The robber crows away.
All through the long, bright days of June,
Its leaves grew green and fair,
Its soft and yellow hair.
And now, with autumn's moonlit eves,
Its harvest time has come ;
And bear the treasure home.
There, when the snows about us drift,
And winter winds are cold,
And knead its meal of gold.
Let vapid idlers loll in silk,
Around their costly board ;
By homespun beauty poured !
Where'er the wide old kitchen hearth
Sends up its smoky curls,
And bless our farmer girls !
Then shame on all the proud and vain,
Whose folly laughs to scorn
Our wealth of golden corn!
Let earth withhold her goodly root ;
Let mildew blight the rye,
The wheat field to the fly:
But let the good old crop adorn
The hills our fathers trod;
Send up our thanks to God !
DEFINITIONS. — Hòard, a large quantity of anything laid up. Lăv'ish, profuse. Mēadş, meadows. Văp'id, spiritless, dull. Sămp, bruised corn cooked by boiling.
Notes. — This poem is a song included in a longer poem entitled “ The Huskers.” It is supposed to have been sung at a husking party, “ to the quaint tune of some old psalm.” The poem was written in 1847, and forms part of the collection called “Songs of Labor and Reform.”
The first two lines of the eighth stanza, as originally composed by Mr. Whittier, were as follows:
“ There, richer than the fabled gift
Apollo showered of old,” referring to the ancient fable which relates that Apollo, the god of music, sowed the isle of Delos, his birthplace, with golden flowers, by the music of his lyre.
In the later editions of his works the poet changed these lines to read as we have them here.
THE DISCONTENTED PENDULUM.
BY JANE TAYLOR.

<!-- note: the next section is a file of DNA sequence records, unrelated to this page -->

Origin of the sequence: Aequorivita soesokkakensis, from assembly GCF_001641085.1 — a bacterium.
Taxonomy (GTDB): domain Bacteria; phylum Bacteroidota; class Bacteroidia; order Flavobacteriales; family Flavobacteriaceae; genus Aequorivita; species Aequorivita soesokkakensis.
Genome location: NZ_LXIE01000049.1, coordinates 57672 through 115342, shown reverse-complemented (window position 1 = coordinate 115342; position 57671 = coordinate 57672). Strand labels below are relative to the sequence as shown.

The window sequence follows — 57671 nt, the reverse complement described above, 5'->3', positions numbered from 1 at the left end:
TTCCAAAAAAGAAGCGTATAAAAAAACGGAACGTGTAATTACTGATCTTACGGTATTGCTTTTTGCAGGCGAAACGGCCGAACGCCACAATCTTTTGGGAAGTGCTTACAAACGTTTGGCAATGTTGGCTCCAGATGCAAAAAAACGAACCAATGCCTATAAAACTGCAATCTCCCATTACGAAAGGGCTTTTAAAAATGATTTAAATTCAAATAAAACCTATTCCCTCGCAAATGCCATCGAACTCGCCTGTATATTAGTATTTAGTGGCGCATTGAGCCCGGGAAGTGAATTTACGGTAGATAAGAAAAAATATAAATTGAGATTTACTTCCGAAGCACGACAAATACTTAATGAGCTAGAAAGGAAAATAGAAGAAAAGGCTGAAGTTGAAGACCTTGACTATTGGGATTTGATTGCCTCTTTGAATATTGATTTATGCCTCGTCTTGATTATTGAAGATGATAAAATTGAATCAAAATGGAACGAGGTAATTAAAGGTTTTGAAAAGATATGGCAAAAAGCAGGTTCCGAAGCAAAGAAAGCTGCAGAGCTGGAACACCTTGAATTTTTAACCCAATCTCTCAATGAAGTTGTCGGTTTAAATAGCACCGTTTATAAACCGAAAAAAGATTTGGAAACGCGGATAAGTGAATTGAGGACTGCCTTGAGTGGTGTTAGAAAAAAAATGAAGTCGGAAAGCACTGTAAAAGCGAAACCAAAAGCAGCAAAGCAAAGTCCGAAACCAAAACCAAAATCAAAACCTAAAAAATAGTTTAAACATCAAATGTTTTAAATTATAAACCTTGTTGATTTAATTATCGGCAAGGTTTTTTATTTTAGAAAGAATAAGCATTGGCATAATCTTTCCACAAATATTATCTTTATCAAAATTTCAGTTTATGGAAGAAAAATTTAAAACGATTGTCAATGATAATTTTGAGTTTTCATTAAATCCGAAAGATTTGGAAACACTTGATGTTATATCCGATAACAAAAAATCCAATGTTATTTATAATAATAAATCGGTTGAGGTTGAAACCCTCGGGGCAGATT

An old clock that had stood for fifty years in a farmer's kitchen, without giving its owner any cause of complaint, early one summer's morning, before the family was stirring, suddenly stopped. Upon this, the dial plate (if we may credit the fable) changed countenance with alarm; the hands made a vain effort to continue their course; the wheels remained motionless with surprise; the weights hung speechless; and each member felt disposed to lay the blame on the others. At length the dial instituted a formal inquiry as to the cause of the stagnation, when hands, wheels, weights, with one voice, protested their innocence.
But now a faint tick was heard below from the pendulum, who spoke thus: “I confess myself to be the sole cause of the present stoppage ; and I am willing, for the general satisfaction, to assign my reasons. The truth is, that I am tired of ticking.” Upon hearing this, the old clock became so enraged that it was upon the very point of striking.
Lazy wire !” exclaimed the dial plate, holding up its hands.
* Very good !” replied the pendulum; “it is vastly easy for you, Mistress Dial, who have always, as everybody knows, set yourself up above me, - it is vastly easy for you, I say, to accuse other people of laziness ! you who have had nothing to do all your life but to stare people in the face, and to amuse yourself with watching all that goes on in the kitchen. Think, I beseech